The enchanting Aurora Borealis, or northern lights, frolic in the sky when charged particles from the sun become trapped in the Earth’s magnetic field, emitting colourful lights of green, scarlet, crimson, and more. The lights unravel themselves usually on dark clear nights. It is proposed that the best times to see them are near the equinoxes in March and September, when geomagnetic storms are likely to occur more often.
One of the best spots to see the Northern Lights is Abisko, Sweden. Abisko is an extremely small village and as of 2005, its population was only 85 people! In addition, it is very remote and hence blessed with minimal light pollution as the nearest town, Kiruna, is located approximately 93km away. Abisko, and in general northern Sweden, is consistently ranked as one of the best and most reliable places to see the Northern Lights.
Getting to Abisko
The fastest way to get to Abisko from London is by catching a flight to Kiruna. Carriers, such as Norwegian Airlines and SAS, offer this route but they normally stop over at Stockholm for about an hour. There is a shuttle service that goes to Abisko from the Kiruna airport and also from Kiruna town. Depending on the flight, this could be the most economical way to get to Abisko. Alternatively, you can take the overnight train from Stockholm to the Abisko train station (Abisko Östra) via Kiruna, which lasts for about 17 hours.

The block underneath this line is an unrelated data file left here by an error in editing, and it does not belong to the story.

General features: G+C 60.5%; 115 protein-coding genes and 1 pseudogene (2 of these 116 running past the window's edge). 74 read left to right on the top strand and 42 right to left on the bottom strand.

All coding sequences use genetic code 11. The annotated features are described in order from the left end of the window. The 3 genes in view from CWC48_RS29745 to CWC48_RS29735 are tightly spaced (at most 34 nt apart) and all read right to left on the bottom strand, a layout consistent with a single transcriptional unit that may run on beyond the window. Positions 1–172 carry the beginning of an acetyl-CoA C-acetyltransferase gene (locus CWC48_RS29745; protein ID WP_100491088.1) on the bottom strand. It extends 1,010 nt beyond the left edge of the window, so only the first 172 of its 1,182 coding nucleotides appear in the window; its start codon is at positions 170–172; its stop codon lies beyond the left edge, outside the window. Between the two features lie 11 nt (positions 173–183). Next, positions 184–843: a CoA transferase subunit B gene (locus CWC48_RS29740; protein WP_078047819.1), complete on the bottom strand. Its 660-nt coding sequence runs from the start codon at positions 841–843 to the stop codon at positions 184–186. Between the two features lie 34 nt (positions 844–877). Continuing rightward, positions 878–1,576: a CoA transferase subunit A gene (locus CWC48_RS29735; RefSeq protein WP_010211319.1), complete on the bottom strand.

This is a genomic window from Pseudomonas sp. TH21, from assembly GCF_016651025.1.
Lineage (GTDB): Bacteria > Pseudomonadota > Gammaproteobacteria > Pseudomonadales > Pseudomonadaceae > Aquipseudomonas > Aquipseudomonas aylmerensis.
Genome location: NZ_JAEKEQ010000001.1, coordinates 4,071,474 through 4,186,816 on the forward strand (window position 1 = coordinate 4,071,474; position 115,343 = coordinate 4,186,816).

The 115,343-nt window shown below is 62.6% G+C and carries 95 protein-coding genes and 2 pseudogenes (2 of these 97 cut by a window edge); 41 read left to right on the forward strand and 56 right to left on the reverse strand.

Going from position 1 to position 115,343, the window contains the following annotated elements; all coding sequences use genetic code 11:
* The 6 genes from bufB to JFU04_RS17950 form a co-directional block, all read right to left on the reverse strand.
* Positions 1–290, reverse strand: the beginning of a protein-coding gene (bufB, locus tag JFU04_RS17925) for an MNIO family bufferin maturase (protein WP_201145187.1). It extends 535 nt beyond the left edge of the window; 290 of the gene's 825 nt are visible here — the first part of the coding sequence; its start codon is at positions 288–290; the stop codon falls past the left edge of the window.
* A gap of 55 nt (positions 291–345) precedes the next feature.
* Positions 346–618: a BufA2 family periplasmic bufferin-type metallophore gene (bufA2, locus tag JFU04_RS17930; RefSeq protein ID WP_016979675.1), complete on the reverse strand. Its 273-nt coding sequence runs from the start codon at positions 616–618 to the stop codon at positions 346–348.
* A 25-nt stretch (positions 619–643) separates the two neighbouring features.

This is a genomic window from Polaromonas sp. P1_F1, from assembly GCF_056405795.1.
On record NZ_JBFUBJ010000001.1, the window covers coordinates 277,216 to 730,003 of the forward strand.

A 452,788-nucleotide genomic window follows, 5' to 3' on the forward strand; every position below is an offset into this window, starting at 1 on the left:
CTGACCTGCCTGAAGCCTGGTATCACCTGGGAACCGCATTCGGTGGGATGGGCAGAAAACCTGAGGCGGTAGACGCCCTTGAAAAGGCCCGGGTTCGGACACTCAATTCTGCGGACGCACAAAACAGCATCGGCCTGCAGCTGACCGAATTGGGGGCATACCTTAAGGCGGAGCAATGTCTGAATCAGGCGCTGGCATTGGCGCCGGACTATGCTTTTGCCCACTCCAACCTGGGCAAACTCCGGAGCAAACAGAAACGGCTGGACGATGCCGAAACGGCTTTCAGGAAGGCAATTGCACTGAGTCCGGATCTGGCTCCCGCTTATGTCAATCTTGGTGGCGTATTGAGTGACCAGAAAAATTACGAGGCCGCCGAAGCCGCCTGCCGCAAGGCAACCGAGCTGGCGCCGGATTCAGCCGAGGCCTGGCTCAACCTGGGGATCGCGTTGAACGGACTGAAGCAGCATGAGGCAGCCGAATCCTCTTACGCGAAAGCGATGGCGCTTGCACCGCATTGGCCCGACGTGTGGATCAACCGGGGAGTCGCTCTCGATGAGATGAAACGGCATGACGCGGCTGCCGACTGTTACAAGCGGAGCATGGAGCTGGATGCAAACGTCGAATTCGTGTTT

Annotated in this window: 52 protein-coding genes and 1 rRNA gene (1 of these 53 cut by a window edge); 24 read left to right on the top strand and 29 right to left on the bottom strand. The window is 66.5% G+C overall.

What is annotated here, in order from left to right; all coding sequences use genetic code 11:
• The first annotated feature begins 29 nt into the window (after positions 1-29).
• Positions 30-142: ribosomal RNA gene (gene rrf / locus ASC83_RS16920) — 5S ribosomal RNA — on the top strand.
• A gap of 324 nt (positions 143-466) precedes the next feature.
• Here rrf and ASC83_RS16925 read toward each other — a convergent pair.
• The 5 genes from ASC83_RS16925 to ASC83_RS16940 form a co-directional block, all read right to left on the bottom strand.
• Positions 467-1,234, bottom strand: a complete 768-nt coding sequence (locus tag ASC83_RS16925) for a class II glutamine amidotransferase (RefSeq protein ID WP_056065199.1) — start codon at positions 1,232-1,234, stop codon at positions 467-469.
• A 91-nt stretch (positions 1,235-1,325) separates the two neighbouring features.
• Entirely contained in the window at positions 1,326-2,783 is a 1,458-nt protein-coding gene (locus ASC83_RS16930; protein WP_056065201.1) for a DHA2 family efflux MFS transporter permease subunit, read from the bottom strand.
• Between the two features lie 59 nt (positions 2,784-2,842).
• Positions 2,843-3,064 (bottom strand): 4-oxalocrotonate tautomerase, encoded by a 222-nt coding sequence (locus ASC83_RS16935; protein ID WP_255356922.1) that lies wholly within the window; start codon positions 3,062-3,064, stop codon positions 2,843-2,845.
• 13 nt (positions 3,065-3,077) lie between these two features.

What to do in Abisko
Since Abisko is a small village, there is really nothing much to do throughout the day. Most activities are done outdoors, such as hiking, cross-country skiing, dogsledding, and snow mobiling, although these are usually quite expensive (of course, it is Scandinavia!). At night, you can join the Northern Lights tour, though generally the Lights are visible from any location in the village. Most people walk to the Abisko National Park, where the sky is pitch black at night and thus perfect for aurora viewing.
An alternative to spending your entire trip in Abisko is staying in Kiruna for a couple of nights, which is also a renowned destination to see the colourful lightshow. It is also in the vicinity of more attractions, such as the Kiruna Church and the ICEHOTEL. The ICEHOTEL in the village of Jukkasjärvi near Kiruna is the world’s first ice hotel and is rebuilt into a different guise each year with only ice and snow. Apart from being a hotel, it houses an ice art hall featuring a collection of suites, ice rooms, ceremony halls, chandeliers, and galleries. It also contains an ice bar that serves drinks in glasses made of ice. Although it could be costly to stay there, you could still enjoy this amazing attraction by joining guided tours such as the ICEHOTEL 365, which costs 200 Swedish kronas for students.
Winter in Sweden can be unpredictable, especially in the northern part of the country. Raging snowstorms mean unclear skies and therefore curtailed luck of seeing the Lights. Furthermore, trains and flights may be cancelled or delayed for up to several days in such wretched weather. Finally, just like London’s weather, the Northern Lights themselves are very unpredictable. Therefore, use a Sky Guide app to find out the dark hours and the local weather of your location. Since dark sky is pivotal, some say that moonless nights would be the best.